The Edo period (江戸時代‎, 1600–1867), Japan’s early modern era, has long been considered by scholars a high point in Japanese print culture.22 After over a century of internal warfare, the era was characterized by a relatively peaceful and ordered society with a growing economy and a flourishing urban culture. Literacy spread due to the proliferation of schools, including the terakoya (寺子屋‎) that enabled even a considerable segment of the peasant population to acquire basic reading and arithmetic.23 In the cities, the townspeople (町人‎, chōnin) represented an important new readership roughly analogous to a middle class and possessing both wealth and an insatiable appetite for reading material.

The emergence of private printers in the cities, aided by more affordable mass-produced paper coupled with drastic improvements in woodblock printing technology, led to a print revolution. The most obvious and oft-studied aspect of this was the beautiful ukiyo-e (浮世絵‎, floating world pictures) prints.24 The product of innovative techniques utilizing a series of blocks to produce multicolor works, these prints depicted prominent actors and courtesans, scenes of town and country life, pornographic scenes, and all manner of other topics to fascinate and titillate viewers. While artistically impressive and collectible, they were also treated as a disposable commodity—as was the popular literature of the era—and thus can be understood as reflecting the dawn of early modern consumer culture. Along with ukiyo-e prints, illustrated stories and poem collections featuring an interplay of text and image continued to develop.25 Whereas literature had previously circulated primarily in the form of scrolls, these now gave way to bound softcover books (冊子本‎, sasshibon), the stitching techniques of which continue to be pursued as a traditional hobby today. As paper sizes became standardized, these books began to appear in several standard size formats.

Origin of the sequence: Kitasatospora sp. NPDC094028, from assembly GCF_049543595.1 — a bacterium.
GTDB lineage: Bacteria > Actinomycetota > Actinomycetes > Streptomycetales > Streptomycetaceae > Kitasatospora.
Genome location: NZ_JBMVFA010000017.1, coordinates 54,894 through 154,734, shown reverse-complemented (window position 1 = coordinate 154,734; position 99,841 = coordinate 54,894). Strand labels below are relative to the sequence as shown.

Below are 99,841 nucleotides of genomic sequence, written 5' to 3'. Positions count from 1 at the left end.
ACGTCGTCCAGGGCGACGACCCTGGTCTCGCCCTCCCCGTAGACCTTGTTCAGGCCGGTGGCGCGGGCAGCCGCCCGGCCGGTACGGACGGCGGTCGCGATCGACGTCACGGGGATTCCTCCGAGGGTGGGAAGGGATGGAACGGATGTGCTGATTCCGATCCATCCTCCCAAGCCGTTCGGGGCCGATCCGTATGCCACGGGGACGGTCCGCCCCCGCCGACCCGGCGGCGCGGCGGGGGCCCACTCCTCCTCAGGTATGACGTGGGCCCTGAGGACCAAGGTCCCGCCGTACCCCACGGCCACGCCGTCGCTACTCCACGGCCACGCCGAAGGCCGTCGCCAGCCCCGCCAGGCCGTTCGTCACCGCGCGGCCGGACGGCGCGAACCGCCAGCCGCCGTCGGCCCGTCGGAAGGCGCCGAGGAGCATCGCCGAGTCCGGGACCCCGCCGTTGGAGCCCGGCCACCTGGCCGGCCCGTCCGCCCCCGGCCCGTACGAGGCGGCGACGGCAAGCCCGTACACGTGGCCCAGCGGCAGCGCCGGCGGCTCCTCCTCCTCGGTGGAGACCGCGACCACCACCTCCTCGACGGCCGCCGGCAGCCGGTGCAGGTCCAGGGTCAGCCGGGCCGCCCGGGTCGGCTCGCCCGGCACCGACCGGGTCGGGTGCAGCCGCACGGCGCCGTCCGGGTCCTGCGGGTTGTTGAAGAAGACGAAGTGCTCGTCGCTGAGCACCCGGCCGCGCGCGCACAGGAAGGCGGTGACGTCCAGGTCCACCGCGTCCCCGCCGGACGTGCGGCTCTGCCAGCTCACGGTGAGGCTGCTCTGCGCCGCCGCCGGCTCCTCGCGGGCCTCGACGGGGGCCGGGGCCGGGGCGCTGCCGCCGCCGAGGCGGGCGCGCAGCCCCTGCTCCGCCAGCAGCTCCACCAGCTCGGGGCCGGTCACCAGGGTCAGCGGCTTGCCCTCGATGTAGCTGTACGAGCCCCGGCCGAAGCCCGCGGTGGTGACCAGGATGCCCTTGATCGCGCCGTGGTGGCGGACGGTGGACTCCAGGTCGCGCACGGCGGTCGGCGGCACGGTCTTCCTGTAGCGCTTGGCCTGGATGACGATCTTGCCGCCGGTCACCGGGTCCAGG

Fueled by the demand for reading material among the literate urbanites and enabled by the new commercial printing industry, the genres of literature proliferated.26 The townspeople readership was primarily interested in three broad categories of literature. First, townspeople wanted literature that focused on them and their world, that is to say, the ups and downs of the colorful city life led by merchants and craftspeople. Second, they desired to read about the samurai, whom they simultaneously disliked and desired to emulate. This explains why popular works included both tales of heroic warriors and literature that poked fun at the samurai and their pretensions. Finally, the townspeople enjoyed escapism, such as stories of shocking scandals, wondrous monsters, and strange events.27 Beyond these, there was also a plethora of other works such as city guidebooks, study books and manuals on everything from flora to painting techniques, and philosophy texts. A major component of the world of reading at the time was translation, as translations from Chinese and from classical Japanese into the contemporary vernacular proliferated.28 While imports of foreign texts on certain topics deemed dangerous by the government were prohibited, other books were brought in from Europe by the Dutch and then translated by Japanese scholars.29 There were also kawaraban (瓦版‎, slate prints), which were news broadsheets, circulated despite the censorship laws.30